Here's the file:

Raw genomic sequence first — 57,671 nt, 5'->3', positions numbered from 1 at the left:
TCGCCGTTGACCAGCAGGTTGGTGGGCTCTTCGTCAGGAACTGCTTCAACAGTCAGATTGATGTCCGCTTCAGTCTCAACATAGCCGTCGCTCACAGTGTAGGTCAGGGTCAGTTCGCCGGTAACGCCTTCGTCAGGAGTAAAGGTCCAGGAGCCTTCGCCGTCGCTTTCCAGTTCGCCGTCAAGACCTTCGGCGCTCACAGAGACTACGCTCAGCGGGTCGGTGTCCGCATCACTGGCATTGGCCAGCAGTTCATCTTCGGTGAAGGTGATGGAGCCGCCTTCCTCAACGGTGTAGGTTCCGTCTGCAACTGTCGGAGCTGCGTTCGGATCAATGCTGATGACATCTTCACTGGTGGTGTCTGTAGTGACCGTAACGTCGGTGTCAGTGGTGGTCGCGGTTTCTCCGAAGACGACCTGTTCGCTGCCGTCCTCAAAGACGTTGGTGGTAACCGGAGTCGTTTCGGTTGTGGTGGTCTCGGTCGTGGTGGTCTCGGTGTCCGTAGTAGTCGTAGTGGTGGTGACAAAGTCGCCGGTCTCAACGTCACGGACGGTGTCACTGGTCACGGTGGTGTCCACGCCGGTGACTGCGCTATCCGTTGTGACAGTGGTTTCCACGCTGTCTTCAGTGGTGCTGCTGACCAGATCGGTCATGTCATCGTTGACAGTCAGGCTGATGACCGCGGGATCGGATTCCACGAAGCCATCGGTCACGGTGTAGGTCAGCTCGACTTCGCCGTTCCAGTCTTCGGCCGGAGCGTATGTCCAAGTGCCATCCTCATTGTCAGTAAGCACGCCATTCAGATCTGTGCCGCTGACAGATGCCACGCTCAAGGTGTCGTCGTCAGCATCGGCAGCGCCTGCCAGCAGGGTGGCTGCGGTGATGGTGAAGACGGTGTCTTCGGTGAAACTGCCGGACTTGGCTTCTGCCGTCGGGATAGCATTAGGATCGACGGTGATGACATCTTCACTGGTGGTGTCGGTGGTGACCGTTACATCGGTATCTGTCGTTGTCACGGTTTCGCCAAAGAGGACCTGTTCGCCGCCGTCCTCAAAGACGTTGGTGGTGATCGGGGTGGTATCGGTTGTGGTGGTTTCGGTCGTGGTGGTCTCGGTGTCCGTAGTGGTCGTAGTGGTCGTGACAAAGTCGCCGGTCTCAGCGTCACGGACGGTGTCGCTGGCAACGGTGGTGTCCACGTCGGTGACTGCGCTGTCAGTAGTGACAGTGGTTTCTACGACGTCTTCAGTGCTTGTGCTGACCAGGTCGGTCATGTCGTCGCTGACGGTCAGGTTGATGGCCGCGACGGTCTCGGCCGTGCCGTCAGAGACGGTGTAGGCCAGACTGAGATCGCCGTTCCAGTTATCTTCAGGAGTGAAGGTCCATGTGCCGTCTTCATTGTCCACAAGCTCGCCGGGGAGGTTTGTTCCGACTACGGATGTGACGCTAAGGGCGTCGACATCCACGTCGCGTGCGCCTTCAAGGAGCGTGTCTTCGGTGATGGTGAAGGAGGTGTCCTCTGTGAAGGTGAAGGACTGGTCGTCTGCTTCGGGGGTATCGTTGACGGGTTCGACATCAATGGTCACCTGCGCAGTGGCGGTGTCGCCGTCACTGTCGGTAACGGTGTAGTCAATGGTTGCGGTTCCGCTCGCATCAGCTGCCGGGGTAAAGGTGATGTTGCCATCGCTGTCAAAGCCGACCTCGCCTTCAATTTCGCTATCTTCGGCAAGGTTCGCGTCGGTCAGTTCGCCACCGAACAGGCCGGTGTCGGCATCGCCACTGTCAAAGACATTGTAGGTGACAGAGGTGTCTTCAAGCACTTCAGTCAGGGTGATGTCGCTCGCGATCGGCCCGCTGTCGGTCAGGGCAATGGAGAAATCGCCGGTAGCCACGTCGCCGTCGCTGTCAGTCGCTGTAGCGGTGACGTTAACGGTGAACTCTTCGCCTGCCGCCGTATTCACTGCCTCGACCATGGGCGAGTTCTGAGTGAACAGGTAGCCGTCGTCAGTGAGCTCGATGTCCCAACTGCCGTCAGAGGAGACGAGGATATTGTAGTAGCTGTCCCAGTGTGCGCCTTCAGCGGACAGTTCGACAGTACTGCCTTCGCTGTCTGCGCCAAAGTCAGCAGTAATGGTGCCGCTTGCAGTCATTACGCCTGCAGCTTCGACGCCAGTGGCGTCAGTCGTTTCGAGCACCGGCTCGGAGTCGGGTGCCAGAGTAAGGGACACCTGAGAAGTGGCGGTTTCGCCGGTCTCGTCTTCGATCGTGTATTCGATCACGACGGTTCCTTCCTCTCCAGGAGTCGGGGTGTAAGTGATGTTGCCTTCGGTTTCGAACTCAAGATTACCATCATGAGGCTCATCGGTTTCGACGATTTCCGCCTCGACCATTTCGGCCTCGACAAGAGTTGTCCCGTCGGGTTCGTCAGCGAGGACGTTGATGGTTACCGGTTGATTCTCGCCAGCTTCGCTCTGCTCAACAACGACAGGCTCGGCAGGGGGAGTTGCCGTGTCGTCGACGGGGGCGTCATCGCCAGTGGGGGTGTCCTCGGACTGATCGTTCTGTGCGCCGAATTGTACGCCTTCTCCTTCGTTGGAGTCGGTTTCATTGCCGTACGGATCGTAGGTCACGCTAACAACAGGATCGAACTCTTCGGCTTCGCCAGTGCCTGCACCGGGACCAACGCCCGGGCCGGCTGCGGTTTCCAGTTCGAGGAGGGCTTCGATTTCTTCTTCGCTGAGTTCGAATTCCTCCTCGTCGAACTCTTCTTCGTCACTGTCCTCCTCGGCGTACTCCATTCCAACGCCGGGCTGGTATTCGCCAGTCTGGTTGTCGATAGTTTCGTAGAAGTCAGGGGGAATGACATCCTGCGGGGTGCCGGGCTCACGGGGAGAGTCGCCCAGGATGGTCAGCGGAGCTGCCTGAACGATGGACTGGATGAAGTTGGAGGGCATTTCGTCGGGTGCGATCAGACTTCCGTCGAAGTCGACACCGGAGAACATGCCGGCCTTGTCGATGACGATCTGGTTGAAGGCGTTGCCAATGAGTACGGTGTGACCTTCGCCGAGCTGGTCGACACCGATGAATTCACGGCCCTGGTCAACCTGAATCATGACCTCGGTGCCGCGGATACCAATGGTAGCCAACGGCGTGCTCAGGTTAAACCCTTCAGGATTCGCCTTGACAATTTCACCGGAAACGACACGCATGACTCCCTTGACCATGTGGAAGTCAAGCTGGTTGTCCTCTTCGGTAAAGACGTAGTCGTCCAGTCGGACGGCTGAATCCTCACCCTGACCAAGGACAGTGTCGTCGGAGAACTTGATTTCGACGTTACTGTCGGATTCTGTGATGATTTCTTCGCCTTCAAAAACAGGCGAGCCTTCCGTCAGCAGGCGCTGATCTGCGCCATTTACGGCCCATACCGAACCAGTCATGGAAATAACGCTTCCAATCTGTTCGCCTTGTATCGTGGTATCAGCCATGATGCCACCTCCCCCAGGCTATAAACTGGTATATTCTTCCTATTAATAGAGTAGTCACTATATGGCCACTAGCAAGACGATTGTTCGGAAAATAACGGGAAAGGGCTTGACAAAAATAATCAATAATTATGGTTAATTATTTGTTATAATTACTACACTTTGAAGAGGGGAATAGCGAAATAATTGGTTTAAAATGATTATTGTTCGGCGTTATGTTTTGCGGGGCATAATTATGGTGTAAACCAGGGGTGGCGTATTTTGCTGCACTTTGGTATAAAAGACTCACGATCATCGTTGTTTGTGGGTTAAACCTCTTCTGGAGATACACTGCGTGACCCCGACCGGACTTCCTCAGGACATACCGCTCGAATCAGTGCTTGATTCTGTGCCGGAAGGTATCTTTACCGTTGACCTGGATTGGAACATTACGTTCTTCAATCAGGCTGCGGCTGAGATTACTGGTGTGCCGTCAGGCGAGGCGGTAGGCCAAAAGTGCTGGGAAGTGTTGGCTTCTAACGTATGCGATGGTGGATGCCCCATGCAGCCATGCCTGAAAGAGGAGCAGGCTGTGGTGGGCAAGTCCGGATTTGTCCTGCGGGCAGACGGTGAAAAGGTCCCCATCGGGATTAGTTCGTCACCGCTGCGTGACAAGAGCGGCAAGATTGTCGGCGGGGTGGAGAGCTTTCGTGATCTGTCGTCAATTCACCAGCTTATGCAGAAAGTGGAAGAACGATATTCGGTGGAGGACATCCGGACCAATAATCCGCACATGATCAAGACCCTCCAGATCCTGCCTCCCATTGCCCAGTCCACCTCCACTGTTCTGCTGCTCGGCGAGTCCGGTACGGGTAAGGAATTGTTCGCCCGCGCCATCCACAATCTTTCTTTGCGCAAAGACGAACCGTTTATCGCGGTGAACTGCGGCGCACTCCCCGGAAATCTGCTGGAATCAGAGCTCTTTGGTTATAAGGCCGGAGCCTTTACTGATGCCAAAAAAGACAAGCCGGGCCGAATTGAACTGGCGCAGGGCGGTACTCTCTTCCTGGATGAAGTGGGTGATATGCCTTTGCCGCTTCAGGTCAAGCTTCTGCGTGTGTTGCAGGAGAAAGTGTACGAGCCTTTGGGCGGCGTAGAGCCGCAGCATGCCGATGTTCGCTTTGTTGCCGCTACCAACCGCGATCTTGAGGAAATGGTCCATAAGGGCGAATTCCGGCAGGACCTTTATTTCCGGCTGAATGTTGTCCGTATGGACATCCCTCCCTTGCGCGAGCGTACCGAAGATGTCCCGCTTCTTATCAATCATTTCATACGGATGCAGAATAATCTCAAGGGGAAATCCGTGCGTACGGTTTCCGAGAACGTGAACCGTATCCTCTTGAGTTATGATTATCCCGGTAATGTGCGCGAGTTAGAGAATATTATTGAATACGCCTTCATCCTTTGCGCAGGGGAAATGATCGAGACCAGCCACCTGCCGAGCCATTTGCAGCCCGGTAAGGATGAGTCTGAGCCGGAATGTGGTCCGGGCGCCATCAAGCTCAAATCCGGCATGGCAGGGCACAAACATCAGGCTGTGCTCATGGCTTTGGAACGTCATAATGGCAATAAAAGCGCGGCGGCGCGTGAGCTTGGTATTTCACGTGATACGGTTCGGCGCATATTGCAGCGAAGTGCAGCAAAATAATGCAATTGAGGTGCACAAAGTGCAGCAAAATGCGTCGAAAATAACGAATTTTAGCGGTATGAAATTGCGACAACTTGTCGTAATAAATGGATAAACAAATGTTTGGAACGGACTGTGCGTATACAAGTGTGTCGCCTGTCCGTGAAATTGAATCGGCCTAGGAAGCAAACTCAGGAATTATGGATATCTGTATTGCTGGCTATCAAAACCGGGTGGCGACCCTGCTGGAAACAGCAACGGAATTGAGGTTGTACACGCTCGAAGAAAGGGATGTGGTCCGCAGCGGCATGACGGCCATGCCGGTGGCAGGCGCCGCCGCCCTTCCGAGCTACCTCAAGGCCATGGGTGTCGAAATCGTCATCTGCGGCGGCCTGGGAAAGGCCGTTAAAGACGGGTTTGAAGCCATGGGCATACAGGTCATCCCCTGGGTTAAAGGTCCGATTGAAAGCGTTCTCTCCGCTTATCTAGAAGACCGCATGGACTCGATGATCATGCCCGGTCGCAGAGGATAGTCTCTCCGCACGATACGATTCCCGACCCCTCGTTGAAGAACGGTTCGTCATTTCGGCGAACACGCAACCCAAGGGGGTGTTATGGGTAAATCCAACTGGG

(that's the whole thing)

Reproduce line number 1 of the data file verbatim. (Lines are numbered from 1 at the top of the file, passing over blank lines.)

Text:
Raw genomic sequence first — 57,671 nt, 5'->3', positions numbered from 1 at the left: